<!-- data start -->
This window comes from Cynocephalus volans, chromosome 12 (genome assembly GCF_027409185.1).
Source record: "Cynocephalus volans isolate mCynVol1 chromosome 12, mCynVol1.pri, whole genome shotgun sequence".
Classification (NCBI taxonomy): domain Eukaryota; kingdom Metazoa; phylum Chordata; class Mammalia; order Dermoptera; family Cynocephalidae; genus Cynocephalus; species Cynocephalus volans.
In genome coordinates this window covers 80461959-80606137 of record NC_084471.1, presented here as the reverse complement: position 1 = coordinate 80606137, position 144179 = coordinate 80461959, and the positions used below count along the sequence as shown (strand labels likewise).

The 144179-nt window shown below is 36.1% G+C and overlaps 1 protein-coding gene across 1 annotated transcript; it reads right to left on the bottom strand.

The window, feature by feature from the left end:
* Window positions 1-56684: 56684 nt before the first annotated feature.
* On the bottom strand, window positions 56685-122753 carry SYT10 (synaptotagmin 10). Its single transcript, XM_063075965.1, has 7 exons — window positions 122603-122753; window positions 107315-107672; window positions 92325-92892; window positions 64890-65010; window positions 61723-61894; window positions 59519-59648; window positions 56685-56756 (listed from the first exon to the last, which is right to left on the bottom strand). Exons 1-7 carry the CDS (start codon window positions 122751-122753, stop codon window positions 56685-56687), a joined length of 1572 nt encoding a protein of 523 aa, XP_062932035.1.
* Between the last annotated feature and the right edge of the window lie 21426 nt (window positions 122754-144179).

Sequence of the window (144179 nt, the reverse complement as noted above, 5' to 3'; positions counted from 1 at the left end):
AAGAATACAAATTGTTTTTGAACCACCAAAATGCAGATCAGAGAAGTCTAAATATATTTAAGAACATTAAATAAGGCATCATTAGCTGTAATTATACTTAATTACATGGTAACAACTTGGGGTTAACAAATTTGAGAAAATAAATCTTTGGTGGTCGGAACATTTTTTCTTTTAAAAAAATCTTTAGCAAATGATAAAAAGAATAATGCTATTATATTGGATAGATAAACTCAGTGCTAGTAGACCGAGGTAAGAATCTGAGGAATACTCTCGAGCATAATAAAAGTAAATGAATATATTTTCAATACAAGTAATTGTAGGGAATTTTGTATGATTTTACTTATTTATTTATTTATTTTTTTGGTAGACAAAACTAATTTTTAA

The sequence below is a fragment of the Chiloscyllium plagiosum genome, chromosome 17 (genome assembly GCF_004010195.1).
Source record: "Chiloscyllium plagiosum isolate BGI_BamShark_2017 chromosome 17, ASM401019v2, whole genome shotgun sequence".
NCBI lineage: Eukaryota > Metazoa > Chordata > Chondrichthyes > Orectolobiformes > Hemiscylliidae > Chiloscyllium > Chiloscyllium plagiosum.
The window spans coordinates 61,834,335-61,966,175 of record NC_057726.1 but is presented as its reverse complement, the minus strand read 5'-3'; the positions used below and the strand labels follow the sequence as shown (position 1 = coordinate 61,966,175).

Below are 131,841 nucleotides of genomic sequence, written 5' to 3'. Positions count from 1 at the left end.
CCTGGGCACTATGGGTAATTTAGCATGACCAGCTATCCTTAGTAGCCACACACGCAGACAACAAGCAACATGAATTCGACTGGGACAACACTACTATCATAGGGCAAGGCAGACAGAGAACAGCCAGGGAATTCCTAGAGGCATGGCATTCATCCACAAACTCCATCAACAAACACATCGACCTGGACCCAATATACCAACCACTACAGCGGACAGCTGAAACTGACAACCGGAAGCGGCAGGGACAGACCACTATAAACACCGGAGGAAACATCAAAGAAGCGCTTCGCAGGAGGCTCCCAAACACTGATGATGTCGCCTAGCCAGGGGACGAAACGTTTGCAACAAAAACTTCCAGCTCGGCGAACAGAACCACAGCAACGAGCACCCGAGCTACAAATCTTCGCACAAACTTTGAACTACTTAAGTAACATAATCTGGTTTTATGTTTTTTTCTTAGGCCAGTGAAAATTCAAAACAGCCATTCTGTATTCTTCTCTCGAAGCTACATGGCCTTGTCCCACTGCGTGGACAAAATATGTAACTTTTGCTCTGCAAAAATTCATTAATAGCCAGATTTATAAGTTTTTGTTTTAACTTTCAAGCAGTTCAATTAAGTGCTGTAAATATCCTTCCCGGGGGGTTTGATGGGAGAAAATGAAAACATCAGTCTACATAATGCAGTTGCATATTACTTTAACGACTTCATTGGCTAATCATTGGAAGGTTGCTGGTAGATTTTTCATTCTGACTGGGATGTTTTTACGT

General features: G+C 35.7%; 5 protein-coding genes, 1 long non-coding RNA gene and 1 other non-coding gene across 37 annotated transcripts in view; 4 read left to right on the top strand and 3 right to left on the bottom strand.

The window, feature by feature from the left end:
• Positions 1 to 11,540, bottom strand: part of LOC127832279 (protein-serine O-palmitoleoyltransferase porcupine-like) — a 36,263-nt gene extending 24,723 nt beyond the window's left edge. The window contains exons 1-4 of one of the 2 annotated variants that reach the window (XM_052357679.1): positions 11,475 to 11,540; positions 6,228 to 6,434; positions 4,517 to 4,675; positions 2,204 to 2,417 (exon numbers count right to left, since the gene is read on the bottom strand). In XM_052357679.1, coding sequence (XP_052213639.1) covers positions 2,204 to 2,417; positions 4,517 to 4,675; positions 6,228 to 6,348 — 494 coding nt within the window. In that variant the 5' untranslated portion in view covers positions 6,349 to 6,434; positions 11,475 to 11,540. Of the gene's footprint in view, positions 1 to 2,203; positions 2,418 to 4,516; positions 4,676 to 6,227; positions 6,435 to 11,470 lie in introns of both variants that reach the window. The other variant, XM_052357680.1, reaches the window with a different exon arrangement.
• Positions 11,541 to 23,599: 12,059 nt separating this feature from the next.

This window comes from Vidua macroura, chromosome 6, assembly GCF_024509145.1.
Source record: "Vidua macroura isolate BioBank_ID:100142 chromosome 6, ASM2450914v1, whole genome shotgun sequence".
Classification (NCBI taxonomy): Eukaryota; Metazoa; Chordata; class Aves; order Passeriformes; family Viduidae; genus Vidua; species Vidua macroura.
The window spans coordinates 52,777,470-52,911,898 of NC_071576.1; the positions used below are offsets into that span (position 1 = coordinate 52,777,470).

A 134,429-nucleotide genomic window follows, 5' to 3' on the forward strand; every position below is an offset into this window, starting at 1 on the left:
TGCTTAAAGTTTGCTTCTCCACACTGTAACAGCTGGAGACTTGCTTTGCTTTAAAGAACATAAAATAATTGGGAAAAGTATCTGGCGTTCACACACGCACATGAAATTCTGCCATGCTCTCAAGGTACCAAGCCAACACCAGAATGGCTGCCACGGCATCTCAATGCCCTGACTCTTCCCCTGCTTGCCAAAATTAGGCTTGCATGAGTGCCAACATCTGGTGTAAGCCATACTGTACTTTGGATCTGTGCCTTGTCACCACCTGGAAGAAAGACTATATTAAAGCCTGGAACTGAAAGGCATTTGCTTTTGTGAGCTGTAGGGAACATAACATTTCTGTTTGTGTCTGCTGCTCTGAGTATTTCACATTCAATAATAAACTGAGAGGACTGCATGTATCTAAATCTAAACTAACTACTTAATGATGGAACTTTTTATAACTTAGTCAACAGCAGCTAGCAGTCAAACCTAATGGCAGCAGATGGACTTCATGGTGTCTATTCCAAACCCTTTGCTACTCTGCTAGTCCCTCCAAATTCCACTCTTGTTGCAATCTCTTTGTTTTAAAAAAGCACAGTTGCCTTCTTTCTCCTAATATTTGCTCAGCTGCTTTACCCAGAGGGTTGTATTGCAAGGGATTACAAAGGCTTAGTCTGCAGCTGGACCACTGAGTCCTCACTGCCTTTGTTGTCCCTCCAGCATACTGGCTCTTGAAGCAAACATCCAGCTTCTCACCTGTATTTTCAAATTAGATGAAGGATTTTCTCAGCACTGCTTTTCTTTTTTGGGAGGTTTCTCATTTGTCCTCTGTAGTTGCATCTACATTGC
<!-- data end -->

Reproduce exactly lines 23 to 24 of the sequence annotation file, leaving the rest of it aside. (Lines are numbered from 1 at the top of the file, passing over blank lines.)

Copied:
Source record: "Vidua macroura isolate BioBank_ID:100142 chromosome 6, ASM2450914v1, whole genome shotgun sequence".
Classification (NCBI taxonomy): Eukaryota; Metazoa; Chordata; class Aves; order Passeriformes; family Viduidae; genus Vidua; species Vidua macroura.